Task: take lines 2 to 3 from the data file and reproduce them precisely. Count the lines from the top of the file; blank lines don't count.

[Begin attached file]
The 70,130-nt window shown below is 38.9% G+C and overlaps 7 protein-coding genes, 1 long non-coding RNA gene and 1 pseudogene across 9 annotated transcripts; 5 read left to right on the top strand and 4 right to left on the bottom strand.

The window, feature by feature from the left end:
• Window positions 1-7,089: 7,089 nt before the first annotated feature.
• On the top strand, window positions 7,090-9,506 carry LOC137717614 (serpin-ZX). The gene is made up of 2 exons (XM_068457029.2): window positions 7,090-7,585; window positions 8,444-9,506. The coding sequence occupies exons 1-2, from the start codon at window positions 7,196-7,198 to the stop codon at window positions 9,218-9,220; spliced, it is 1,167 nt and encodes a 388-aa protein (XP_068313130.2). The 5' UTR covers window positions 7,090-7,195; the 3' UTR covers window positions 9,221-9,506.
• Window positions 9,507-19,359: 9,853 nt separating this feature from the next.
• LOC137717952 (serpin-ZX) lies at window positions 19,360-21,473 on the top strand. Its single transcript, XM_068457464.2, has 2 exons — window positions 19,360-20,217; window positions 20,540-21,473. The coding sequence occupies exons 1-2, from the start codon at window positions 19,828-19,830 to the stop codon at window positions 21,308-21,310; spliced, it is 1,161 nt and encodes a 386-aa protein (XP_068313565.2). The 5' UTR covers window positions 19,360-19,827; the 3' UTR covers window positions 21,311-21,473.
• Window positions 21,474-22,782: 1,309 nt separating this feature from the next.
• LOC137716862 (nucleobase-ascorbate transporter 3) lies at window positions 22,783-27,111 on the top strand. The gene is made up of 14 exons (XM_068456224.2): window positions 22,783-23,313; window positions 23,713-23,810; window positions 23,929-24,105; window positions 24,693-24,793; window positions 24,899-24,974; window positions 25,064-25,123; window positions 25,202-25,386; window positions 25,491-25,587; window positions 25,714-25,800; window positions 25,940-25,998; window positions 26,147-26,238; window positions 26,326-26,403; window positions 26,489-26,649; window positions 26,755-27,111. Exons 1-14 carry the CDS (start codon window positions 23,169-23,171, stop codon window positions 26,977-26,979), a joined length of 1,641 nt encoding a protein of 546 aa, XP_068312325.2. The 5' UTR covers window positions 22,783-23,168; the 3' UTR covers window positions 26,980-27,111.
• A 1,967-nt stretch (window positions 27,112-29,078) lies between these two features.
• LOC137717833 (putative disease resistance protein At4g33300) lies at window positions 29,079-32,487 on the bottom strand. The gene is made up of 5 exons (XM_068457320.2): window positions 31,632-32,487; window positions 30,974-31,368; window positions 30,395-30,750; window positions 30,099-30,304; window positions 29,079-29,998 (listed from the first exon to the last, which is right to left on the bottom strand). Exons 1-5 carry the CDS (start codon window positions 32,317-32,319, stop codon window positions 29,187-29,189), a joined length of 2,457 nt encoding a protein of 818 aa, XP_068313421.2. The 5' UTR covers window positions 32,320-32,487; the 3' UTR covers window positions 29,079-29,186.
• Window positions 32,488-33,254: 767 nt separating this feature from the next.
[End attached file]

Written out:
The window, feature by feature from the left end:
• Window positions 1-7,089: 7,089 nt before the first annotated feature.